The battle of wits was on. Jim answered the questions with deliberate care to choose the right word. He was composing the text in his head, editing it and then reciting it. There were a lot of great quotes. Ted plunged for deeper and deeper meaning. He wanted to solve, once and for all, the enigma of this rock ' n' roll poet.

In the early rounds, Ted led with a fast combination of Poe, Artaud and Rimbaud. Jim counterpunched with Breton, Burroughs and Blake. Ted jabbed with T.S. Eliot and Hemingway. Jim shot out a quick right with Carl Jung. Ted feinted with Blaise Cendars; Jim jabbed with John Lennon, catching Ted with his guard down. He fought back weakly with Zappa, but Jim pinned him to the ropes with John Lee Hooker and Sam Cooke.

I went and got another round of Bohemias.

By the time I got back the tape was on side two and Ted was into incest, patricide, Oedipal yearnings and sex. Jim ignored all of it and suggested a game of pool.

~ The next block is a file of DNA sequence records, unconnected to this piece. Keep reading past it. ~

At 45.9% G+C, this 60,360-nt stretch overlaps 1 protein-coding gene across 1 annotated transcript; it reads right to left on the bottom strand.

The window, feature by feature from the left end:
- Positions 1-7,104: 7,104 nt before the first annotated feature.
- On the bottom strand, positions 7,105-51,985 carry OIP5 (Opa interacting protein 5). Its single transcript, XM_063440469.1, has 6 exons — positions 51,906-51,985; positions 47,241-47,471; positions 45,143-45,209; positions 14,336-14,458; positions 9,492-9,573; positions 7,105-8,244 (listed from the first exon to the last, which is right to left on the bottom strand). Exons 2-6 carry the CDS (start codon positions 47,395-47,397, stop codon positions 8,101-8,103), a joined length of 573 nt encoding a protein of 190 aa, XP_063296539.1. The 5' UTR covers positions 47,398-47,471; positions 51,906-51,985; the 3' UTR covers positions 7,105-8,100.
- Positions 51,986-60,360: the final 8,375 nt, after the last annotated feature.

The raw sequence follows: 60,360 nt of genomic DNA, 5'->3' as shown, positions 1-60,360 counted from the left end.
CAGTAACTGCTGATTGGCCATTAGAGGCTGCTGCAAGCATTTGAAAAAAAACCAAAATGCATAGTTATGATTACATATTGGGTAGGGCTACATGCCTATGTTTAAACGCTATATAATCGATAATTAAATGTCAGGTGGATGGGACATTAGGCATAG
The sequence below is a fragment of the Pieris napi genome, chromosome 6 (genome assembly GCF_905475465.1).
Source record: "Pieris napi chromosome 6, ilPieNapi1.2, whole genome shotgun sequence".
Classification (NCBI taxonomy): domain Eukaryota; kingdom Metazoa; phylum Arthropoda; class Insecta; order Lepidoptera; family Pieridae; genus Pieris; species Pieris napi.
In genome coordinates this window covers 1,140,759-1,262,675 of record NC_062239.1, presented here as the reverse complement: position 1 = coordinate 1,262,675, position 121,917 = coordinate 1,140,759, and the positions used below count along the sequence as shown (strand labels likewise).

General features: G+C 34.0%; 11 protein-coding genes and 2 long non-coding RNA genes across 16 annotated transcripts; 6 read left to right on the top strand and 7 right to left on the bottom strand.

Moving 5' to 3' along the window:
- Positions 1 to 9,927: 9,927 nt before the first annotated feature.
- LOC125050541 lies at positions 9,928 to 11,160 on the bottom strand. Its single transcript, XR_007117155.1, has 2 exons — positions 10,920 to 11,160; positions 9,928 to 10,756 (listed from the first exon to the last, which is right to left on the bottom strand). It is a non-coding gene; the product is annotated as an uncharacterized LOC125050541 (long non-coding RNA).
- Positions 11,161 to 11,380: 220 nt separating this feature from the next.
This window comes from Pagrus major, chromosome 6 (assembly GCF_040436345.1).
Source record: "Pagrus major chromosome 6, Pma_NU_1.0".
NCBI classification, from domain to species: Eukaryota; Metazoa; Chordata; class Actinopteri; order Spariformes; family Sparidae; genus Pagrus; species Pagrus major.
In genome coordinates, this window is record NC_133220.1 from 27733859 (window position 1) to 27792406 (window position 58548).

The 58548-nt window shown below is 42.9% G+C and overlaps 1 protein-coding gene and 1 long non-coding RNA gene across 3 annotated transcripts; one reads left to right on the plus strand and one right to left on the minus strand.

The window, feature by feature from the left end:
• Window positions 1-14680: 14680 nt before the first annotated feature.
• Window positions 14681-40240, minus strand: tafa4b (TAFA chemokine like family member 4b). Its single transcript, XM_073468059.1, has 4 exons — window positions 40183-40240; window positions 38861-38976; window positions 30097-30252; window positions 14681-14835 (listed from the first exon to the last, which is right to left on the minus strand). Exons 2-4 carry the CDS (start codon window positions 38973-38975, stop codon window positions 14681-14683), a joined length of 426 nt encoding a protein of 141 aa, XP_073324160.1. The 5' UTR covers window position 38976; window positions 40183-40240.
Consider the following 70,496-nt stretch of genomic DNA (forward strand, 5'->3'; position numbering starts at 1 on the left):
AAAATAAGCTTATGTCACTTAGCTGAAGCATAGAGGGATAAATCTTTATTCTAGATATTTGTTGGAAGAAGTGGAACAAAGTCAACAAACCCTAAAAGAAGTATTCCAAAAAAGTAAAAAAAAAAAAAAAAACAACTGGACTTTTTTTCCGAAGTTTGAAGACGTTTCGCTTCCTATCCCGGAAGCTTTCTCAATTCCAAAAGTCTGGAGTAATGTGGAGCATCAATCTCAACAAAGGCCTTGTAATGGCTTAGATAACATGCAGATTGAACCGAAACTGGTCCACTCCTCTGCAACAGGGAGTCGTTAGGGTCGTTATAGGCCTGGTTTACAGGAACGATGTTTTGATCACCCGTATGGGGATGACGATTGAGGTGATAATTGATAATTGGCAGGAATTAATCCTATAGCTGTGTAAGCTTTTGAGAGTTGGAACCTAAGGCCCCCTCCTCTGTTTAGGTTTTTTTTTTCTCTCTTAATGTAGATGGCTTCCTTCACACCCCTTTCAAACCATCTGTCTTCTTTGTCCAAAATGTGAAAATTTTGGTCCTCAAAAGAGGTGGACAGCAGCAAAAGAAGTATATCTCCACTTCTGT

Morrison was only a fair pool player, and I am below average, but Ted was the worst pool player west of the Rockies. A blind-folded fish could have sunk him. Still, he seemed to have lots of fun and he kept putting quarters in the slot. After six games of '8' ball and another two beers the interview resumed.

Jim was warmed up and at his very best. Words and phrases sparkled from his mouth and tingled when they touched the tape. Ted vibrated with unrestrained delight. It was going to be a terrific interview. His editor would love it. Jim provided a thousand great quotes: